In a radical overhaul which could see the end of paper banknotes within three years, the Bank of England has suggested that we could be using plastic money by 2015. In a move which was first introduced in Australia in 1988, where plastic money was first used as a measure against counterfeiting, the UK could see the end of paper money for the first time in over 300 years.
The plastic notes have proved to be a great success in Australia and are not only harder to copy from a counterfeiting point of view, but are also much more environmentally-friendly than standard paper ones. Plastic notes also tend to last much longer than paper ones and they are more hygienic, but they do cost more to manufacture.
It had been reported that the Bank of England has put out a £1billion tender from 2015 for the printing of notes at its press in Debden, Essex. Part of this process submits that bidders have to be able to cope with the change from paper to plastic from the start of the contract. Since 2003, the contract has been held by De La Rue – one of only two makers of plastic notes. The company, which prints more than 150 currencies, has just produced new plastic banknotes for the Pacific island of Fiji.
Plastic banknotes have proved to be a great success in Australia, largely thanks to surfers who like to keep their money with them whilst they are out on the ocean, and without it disintegrating. The UK would not be the only country to follow Australia if it did go ahead with the production of plastic banknotes, other countries that are already using them include New Zealand, Romania, Papua New Guinea, Mexico and Vietnam. In Northern Ireland, a plastic five pound note was introduced in 1999 to mark the Millennium.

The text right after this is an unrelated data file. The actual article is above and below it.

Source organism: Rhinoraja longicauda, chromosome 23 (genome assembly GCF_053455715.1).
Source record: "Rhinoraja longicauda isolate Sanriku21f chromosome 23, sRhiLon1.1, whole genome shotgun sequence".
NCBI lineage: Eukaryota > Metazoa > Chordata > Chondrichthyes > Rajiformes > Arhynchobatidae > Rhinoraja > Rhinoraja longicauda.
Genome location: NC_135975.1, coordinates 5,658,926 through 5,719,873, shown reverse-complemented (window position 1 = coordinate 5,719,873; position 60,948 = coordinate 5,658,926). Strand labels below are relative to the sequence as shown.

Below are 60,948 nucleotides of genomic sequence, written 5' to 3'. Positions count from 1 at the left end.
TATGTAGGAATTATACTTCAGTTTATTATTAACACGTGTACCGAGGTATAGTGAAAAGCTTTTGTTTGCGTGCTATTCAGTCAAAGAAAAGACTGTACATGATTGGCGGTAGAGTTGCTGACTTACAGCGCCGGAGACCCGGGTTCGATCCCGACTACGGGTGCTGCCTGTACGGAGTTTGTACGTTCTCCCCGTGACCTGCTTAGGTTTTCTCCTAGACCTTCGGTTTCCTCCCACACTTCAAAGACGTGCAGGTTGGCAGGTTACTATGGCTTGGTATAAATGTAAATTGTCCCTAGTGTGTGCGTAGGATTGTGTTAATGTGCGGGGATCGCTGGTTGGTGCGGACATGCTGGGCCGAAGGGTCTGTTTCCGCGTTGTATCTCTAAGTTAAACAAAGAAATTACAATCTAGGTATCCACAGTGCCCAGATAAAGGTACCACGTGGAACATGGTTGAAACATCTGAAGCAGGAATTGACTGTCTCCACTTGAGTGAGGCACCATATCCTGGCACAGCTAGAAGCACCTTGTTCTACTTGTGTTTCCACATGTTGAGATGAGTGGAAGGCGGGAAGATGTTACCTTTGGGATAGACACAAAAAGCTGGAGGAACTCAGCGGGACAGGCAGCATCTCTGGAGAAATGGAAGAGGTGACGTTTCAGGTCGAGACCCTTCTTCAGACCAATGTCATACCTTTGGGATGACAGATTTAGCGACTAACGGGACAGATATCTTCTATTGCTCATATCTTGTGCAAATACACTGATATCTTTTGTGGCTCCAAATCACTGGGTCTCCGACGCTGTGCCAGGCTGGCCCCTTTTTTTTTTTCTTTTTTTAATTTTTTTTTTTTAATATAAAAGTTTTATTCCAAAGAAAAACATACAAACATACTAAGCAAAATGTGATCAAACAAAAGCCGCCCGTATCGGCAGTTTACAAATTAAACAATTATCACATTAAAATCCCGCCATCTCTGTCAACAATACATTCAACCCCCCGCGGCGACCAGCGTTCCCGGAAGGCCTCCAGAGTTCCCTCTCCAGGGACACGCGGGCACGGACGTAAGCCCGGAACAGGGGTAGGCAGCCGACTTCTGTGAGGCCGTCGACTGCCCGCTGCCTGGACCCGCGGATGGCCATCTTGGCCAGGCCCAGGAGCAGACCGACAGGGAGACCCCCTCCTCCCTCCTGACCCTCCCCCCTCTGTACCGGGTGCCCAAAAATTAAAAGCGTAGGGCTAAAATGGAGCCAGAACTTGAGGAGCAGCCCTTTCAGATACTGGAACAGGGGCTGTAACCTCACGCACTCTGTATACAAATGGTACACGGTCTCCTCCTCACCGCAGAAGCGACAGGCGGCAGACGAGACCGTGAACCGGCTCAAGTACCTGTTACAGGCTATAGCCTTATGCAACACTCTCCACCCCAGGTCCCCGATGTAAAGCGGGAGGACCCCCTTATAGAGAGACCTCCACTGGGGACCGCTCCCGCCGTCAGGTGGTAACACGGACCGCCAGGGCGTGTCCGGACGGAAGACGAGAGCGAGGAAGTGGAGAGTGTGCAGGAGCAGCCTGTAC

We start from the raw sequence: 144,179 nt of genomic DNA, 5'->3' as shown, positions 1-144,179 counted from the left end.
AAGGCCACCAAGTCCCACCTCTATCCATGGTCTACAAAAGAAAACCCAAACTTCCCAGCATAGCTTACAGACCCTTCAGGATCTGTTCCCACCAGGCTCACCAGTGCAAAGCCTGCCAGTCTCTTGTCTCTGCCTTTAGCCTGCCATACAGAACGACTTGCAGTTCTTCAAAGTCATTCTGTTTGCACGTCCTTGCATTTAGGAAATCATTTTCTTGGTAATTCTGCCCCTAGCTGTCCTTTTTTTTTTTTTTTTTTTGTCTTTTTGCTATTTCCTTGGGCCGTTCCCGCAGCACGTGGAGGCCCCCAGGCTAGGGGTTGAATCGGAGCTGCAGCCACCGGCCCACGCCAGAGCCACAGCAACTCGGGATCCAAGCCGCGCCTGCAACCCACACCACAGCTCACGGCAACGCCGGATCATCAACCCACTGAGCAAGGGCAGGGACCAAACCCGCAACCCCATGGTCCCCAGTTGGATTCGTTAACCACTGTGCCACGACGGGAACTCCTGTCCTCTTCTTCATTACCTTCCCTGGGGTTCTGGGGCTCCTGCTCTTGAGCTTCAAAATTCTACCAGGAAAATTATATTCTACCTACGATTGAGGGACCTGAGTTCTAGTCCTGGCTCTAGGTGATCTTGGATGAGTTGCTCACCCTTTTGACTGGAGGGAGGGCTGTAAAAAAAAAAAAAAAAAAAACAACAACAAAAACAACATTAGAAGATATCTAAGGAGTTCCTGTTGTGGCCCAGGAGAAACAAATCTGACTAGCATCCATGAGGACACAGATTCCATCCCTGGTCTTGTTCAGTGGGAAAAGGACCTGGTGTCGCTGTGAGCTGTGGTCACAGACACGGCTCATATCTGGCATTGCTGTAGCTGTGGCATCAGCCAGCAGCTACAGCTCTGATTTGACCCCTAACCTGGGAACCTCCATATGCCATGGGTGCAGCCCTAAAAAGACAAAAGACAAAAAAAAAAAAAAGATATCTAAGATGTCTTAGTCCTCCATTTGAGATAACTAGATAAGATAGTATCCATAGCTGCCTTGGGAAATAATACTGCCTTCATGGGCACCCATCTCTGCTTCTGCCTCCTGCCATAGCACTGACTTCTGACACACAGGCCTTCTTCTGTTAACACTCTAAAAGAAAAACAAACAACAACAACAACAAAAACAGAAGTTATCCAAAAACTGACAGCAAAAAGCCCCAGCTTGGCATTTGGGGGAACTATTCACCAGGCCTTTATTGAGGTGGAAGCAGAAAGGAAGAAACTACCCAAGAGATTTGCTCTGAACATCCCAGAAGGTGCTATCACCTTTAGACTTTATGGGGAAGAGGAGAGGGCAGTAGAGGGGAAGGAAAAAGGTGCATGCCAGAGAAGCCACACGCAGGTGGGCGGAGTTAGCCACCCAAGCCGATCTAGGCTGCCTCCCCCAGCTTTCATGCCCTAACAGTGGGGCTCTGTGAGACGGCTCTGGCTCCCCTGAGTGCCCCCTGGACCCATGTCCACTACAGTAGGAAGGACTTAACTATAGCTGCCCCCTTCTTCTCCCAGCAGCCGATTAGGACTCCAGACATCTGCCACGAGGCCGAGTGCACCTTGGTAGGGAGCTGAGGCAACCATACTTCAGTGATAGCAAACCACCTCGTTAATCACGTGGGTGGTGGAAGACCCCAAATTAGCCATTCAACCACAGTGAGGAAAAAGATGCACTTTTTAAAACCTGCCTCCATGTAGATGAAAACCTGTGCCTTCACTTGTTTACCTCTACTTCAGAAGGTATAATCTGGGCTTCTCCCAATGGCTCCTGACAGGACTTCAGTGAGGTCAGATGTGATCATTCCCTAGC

It is thought that one of the main reasons plastic notes are being looked at as an alternative is because of their durability, as they tend to last much longer than cotton fibre-based paper ones. For instance, an Australian $5 bill lasts about 40 months, whilst a £5 paper note lasts only around six months. They absorb fewer bacteria, are much harder to tear or crease, which makes them easier to use for vending machines, and are waterproof, being able to survive being put in the washing machine.
The key feature however is the counterfeiting measure of a clear window in the note, which normally contains an ‘optical variable device’ that splits light into its component colours and is extremely hard to counterfeit. They are also more environmentally friendly as fewer need to be produced and they can be recycled.
The only problem with plastic banknotes would be the initial production and the change over for current ATMs and vending machines to be able to accept them properly. It is thought that the Bank would introduce a lower denomination first, such as the five pound note, and then progress to the higher notes.
De La Rue’s chief executive Tim Cobbold said: “If you think about the life of a banknote, it takes quite a hammering. It’s being folded, it’s being crunched, it’s in and out of wallets and it could be in the wet or dry.” Some experts however, do not agree with changing over to plastic notes, as financial expert David Buik, of the retail and trading services firm Cantor Index, explains: “I think it’s something that needs to be more carefully thought out,” he said. “Money laundering is a huge problem and if the security measures introduced could be used to make notes more traceable, then that would be very good. But it needs to be applied internationally, the major countries all need to be singing from the same hymn sheet.”
A spokesman for the Bank of England said: “No definite decisions have been taken yet but the Bank is considering all options.” The Bank’s chief cashier Chris Salmon has already said plastic notes were being looked at as a possibility to replace paper money.